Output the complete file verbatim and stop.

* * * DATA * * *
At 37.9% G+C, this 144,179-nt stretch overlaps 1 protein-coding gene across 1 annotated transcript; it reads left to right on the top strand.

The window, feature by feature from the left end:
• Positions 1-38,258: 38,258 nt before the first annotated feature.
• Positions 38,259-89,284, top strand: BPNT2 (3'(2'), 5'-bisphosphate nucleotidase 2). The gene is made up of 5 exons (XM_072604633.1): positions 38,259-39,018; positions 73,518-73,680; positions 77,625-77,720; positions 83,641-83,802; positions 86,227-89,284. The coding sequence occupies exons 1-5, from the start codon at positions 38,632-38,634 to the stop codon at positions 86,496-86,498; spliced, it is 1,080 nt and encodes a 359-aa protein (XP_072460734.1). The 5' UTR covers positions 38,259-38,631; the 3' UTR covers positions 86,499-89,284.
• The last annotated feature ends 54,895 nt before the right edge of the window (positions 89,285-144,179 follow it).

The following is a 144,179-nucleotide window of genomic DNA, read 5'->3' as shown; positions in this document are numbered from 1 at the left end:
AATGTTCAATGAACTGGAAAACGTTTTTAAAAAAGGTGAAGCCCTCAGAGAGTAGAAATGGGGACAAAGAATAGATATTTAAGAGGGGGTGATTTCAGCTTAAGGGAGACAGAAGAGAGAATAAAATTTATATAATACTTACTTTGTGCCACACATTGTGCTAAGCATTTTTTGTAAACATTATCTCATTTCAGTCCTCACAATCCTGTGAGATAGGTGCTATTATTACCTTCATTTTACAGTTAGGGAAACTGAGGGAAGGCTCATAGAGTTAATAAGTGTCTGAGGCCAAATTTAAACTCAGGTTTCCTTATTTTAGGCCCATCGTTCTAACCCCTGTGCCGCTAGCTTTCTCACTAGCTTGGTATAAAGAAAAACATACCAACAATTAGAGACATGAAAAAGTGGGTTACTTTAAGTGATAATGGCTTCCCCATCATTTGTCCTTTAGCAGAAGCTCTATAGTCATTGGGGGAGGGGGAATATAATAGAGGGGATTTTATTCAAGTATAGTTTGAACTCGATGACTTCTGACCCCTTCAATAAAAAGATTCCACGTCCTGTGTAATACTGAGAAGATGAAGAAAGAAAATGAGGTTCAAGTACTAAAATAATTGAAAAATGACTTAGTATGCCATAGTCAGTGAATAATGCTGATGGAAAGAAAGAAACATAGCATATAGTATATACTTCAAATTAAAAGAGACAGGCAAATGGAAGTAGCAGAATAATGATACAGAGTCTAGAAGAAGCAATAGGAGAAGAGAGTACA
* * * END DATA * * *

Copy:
At 37.9% G+C, this 144,179-nt stretch overlaps 1 protein-coding gene across 1 annotated transcript; it reads left to right on the top strand.

The window, feature by feature from the left end:
• Positions 1-38,258: 38,258 nt before the first annotated feature.
• Positions 38,259-89,284, top strand: BPNT2 (3'(2'), 5'-bisphosphate nucleotidase 2). The gene is made up of 5 exons (XM_072604633.1): positions 38,259-39,018; positions 73,518-73,680; positions 77,625-77,720; positions 83,641-83,802; positions 86,227-89,284. The coding sequence occupies exons 1-5, from the start codon at positions 38,632-38,634 to the stop codon at positions 86,496-86,498; spliced, it is 1,080 nt and encodes a 359-aa protein (XP_072460734.1). The 5' UTR covers positions 38,259-38,631; the 3' UTR covers positions 86,499-89,284.
• The last annotated feature ends 54,895 nt before the right edge of the window (positions 89,285-144,179 follow it).

The following is a 144,179-nucleotide window of genomic DNA, read 5'->3' as shown; positions in this document are numbered from 1 at the left end:
AATGTTCAATGAACTGGAAAACGTTTTTAAAAAAGGTGAAGCCCTCAGAGAGTAGAAATGGGGACAAAGAATAGATATTTAAGAGGGGGTGATTTCAGCTTAAGGGAGACAGAAGAGAGAATAAAATTTATATAATACTTACTTTGTGCCACACATTGTGCTAAGCATTTTTTGTAAACATTATCTCATTTCAGTCCTCACAATCCTGTGAGATAGGTGCTATTATTACCTTCATTTTACAGTTAGGGAAACTGAGGGAAGGCTCATAGAGTTAATAAGTGTCTGAGGCCAAATTTAAACTCAGGTTTCCTTATTTTAGGCCCATCGTTCTAACCCCTGTGCCGCTAGCTTTCTCACTAGCTTGGTATAAAGAAAAACATACCAACAATTAGAGACATGAAAAAGTGGGTTACTTTAAGTGATAATGGCTTCCCCATCATTTGTCCTTTAGCAGAAGCTCTATAGTCATTGGGGGAGGGGGAATATAATAGAGGGGATTTTATTCAAGTATAGTTTGAACTCGATGACTTCTGACCCCTTCAATAAAAAGATTCCACGTCCTGTGTAATACTGAGAAGATGAAGAAAGAAAATGAGGTTCAAGTACTAAAATAATTGAAAAATGACTTAGTATGCCATAGTCAGTGAATAATGCTGATGGAAAGAAAGAAACATAGCATATAGTATATACTTCAAATTAAAAGAGACAGGCAAATGGAAGTAGCAGAATAATGATACAGAGTCTAGAAGAAGCAATAGGAGAAGAGAGTACA